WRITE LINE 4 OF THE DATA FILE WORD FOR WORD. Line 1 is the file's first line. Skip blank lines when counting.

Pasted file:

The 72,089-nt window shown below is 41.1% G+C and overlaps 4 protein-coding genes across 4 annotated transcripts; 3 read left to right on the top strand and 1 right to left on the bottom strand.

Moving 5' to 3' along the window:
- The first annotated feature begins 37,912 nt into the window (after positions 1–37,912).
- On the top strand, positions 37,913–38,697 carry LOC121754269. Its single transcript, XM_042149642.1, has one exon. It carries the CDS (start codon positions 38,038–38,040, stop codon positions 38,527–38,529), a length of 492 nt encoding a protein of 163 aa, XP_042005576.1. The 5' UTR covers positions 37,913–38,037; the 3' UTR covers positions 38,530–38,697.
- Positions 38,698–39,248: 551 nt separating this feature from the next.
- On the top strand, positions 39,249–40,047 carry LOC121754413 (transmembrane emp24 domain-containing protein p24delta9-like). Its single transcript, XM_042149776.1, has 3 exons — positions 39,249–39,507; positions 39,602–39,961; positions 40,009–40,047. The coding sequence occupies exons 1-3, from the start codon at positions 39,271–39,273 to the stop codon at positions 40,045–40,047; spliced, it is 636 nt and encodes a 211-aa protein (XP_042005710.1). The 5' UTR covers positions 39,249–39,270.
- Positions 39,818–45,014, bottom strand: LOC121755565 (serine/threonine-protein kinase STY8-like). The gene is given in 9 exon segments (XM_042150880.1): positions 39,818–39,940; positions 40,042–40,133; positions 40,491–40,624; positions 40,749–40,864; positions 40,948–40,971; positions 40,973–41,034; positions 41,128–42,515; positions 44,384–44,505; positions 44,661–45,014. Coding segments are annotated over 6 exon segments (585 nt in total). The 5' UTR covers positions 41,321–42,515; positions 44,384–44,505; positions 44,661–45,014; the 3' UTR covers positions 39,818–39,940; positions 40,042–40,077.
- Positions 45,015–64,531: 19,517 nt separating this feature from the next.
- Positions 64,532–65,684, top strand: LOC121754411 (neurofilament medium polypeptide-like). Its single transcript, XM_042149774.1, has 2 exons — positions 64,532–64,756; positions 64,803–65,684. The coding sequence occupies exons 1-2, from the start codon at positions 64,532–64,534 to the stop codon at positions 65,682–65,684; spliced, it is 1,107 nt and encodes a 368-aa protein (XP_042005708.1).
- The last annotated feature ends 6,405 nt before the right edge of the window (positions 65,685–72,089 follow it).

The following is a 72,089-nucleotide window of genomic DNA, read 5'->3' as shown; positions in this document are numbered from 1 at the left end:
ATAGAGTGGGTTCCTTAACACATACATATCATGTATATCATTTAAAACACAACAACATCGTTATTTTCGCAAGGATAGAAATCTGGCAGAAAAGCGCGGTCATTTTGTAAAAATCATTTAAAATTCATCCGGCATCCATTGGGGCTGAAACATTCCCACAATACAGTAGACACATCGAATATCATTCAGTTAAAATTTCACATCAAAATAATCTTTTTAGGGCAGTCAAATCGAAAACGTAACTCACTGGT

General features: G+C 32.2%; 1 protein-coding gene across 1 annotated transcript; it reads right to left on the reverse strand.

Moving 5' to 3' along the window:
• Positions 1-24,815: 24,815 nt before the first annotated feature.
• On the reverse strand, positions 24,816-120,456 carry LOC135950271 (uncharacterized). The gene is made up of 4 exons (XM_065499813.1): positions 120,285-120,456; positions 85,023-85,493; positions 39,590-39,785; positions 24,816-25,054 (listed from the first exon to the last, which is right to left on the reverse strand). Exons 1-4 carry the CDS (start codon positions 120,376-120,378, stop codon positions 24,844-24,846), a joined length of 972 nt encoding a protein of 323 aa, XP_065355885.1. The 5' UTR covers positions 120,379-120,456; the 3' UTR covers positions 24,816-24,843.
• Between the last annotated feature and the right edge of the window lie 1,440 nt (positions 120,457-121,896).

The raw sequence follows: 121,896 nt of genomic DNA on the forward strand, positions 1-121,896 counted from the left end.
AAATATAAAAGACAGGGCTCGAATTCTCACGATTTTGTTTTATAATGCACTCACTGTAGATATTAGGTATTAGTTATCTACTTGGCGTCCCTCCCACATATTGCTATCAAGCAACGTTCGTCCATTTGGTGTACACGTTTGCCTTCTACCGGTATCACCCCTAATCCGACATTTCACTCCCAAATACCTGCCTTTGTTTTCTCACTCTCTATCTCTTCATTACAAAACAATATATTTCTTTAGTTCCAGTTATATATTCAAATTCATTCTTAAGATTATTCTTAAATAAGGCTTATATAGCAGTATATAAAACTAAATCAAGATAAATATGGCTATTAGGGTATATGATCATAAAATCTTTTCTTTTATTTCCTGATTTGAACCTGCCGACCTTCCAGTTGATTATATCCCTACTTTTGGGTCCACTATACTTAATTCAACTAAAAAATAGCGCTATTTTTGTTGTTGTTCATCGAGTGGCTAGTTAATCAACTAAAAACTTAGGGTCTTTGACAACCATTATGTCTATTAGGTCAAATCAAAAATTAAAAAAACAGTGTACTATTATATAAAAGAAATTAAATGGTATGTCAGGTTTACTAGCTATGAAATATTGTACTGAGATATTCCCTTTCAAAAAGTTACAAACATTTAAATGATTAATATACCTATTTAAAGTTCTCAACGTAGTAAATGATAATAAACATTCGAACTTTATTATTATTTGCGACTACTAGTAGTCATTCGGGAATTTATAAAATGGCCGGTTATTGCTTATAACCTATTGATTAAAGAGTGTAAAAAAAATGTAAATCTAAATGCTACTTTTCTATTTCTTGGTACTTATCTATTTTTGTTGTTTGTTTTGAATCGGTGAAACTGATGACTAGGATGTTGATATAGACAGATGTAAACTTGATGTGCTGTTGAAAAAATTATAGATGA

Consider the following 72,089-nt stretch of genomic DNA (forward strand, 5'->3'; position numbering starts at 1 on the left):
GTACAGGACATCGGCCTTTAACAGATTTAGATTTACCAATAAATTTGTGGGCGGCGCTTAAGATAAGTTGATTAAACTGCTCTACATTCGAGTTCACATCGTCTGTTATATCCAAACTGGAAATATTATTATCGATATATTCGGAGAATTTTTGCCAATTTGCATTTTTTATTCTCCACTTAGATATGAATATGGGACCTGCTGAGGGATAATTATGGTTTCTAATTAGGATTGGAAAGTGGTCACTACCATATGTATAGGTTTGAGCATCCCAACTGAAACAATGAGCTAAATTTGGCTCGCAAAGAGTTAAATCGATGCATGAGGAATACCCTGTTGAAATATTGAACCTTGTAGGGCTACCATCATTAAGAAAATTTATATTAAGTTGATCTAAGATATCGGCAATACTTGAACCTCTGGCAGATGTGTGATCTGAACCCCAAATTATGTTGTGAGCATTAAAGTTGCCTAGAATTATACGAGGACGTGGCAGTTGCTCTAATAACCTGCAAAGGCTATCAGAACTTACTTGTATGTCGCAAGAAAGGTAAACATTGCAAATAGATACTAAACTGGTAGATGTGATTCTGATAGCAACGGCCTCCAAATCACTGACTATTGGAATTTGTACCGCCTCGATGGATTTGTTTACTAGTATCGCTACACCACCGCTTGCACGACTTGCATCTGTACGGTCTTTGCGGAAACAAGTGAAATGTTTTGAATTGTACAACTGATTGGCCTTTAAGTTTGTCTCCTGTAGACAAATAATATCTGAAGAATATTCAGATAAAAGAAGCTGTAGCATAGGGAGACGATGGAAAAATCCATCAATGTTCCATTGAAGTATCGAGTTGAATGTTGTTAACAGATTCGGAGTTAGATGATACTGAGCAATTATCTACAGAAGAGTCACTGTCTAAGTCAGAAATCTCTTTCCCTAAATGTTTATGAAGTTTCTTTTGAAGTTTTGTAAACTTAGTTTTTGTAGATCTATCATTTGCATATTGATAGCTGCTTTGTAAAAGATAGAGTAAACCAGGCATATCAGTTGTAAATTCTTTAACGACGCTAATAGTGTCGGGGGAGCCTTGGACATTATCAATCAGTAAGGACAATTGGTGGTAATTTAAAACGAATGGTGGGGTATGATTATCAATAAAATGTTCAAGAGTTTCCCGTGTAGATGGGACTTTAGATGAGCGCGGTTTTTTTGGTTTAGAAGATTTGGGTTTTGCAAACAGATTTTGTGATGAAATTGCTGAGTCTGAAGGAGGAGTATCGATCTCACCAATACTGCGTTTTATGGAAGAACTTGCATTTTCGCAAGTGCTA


- On the top strand, positions 37,913–38,697 carry LOC121754269. Its single transcript, XM_042149642.1, has one exon. It carries the CDS (start codon positions 38,038–38,040, stop codon positions 38,527–38,529), a length of 492 nt encoding a protein of 163 aa, XP_042005576.1. The 5' UTR covers positions 37,913–38,037; the 3' UTR covers positions 38,530–38,697.